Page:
Tourism on the rebound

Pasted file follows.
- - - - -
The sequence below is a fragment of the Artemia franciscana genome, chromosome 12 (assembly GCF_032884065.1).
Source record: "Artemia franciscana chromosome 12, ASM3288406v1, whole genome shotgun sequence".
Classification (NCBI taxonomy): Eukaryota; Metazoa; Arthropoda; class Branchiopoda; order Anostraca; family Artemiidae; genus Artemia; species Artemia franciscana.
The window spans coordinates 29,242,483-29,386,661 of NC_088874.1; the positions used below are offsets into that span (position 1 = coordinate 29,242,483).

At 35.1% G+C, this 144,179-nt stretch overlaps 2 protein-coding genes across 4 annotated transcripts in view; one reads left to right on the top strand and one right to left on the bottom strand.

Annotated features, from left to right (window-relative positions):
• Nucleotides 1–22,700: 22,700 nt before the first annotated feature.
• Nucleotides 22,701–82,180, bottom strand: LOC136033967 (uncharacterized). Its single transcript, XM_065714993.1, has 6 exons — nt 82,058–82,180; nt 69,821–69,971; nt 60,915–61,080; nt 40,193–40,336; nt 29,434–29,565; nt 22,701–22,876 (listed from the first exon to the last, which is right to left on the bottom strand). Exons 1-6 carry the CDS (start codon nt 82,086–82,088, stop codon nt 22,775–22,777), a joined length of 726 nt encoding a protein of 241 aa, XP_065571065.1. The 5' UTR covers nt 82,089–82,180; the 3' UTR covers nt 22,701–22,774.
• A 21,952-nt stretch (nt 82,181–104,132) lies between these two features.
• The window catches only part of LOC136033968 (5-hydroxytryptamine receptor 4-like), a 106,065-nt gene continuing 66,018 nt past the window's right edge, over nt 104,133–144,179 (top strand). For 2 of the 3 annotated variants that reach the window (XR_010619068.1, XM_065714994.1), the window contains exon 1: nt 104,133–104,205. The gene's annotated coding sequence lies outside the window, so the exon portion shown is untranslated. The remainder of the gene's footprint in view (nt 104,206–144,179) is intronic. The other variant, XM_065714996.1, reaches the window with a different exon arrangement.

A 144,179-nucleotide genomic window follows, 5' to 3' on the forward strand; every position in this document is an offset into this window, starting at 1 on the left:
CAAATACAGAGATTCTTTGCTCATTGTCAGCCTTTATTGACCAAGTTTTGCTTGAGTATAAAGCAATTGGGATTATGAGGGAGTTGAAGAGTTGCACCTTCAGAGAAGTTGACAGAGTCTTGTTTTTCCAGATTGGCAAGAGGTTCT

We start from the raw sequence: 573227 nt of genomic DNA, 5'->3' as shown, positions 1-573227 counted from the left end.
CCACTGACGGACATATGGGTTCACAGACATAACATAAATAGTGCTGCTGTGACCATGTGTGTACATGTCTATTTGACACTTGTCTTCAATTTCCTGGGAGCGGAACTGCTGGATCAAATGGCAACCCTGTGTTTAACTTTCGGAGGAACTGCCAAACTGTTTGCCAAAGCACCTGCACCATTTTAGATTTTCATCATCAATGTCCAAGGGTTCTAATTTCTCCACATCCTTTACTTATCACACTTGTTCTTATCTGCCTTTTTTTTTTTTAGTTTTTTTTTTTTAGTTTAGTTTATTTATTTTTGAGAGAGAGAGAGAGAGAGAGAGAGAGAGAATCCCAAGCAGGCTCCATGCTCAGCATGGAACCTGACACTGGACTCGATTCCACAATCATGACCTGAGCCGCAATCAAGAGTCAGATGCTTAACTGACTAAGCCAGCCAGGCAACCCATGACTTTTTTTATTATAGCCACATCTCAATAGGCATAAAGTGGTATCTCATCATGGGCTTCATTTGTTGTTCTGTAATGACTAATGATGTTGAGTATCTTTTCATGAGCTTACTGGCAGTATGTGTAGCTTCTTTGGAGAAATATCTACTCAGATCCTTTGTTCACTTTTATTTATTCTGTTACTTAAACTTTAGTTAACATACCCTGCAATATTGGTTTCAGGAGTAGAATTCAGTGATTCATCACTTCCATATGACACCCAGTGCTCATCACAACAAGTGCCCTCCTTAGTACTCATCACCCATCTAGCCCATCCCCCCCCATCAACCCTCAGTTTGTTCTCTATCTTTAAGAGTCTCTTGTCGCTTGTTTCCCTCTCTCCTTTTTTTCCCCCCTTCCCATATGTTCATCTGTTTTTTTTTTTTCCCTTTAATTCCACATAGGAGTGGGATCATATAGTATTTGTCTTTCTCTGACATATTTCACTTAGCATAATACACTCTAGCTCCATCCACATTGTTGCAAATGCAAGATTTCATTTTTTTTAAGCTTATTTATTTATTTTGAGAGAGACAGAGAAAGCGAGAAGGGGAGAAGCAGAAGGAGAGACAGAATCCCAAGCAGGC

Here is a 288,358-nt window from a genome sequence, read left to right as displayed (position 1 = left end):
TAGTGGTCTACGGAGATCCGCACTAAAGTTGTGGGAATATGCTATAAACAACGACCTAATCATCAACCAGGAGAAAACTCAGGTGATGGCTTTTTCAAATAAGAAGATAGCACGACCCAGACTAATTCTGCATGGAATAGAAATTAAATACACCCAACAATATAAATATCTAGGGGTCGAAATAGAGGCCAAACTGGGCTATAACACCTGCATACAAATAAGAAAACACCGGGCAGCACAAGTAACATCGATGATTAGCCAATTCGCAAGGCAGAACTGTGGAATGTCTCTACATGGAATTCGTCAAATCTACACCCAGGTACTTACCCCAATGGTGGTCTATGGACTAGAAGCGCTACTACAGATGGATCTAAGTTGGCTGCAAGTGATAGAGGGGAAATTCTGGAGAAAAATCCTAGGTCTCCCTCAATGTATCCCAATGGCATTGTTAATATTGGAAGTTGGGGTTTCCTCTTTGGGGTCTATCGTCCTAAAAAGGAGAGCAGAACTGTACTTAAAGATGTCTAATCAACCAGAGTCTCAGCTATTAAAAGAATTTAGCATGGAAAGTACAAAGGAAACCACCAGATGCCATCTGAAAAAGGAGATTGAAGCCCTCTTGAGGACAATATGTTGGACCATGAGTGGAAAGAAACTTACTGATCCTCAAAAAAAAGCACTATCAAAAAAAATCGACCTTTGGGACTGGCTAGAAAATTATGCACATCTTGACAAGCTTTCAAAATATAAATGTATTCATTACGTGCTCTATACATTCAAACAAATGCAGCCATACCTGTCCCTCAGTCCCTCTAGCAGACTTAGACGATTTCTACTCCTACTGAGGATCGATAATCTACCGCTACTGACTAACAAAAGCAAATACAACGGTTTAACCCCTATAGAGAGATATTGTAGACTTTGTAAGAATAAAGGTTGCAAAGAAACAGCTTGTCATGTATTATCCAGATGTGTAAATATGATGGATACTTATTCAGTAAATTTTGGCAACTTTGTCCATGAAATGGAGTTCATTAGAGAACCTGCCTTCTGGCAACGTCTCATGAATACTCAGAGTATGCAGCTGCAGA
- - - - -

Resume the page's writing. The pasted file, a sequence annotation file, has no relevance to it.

Tourism Development Minister Dimitris Avramopoulos yesterday emerged confident that broad changes in government policy for the sector will bring about a recovery. «We are moving in the right direction… We are ahead in grasping the new international reality. Greece has consistently been a reliable tourism destination; we are now staging our quality revolution,» he said after contracts on the sidelines of the World Travel Market exhibition in London. Avramopoulos and his deputy, Anastassios Liaskos, held meetings with tour operators, Chairman of the Institute of Travel and Tourism (ITT) Steven Freudmann and the president of the International Federation of Tour Operators (IFTO), Martin Brackenbury. Speaking after his meeting with Brackenbury, Avramopoulos stressed that the positive messages will materialize only if measures that have been announced are implemented. «Our meetings and contacts allow us to obtain a complete picture of global tourism. Mr Brackenbury’s experience assists us in drawing up a strategy in order to differentiate our tourism product while remaining a main destination.» Officials seem to be coming round to the view that the era of Greek improvisation is over and that a long-term strategy is evolving. «In 2005, you will see the first recovery signs, but the significant rise will come in the next few years when the results of your new policy become evident,» said Brackenbury, adding that for tour operators, Greece is the second most important destination after Spain. Freudmann of the ITT said that Greece and Spain are the main destinations touted. The positive climate is underscored by the ITT’s decision to hold its 2006 conference in Greece. Freudmann signaled, though, that Greece’s main objective ought to be offering visitors easy access with direct flights to its destinations. «We warmly support the new Greek efforts and are happy that the minister views us as partners,» he said. Exhibition officials estimated that only about 9 percent of bookings for 2005 had been completed. Spain, despite its particularly impressive presence at the exhibition, is showing a decline in bookings from the UK. Avramopoulos also announced giving priority to important markets to Greek tourism, such as the United States. To this end, he will be in Los Angeles next week. Advertising in the US market will intensify and new tourism offices will open in American cities where deemed necessary. He further mentioned investor interest in Greece after the Olympics and noted that in a recent survey abroad 70 percent of people questioned expressed their wish to visit Greece. Liaskos said that Greece’s post-Olympic target is to become a dynamic destination for exhibitions and conferences, to attract international sporting events and consolidate Athens and other big cities as tourism destinations in the international collective conscience by illustrating their unique characteristics. The Greek presence at the World Travel Market, which ends tomorrow, is considerably more prominent compared to other years. Besides being the brand partner, there is a huge banner at the entrance inviting British tourists to Greece; a privilege that Turkey used to have. Today, Avramopoulos is to attend a forum by the British-Hellenic Chamber on investments in Greece, and will meet with the Greek Shipping Cooperation Committee.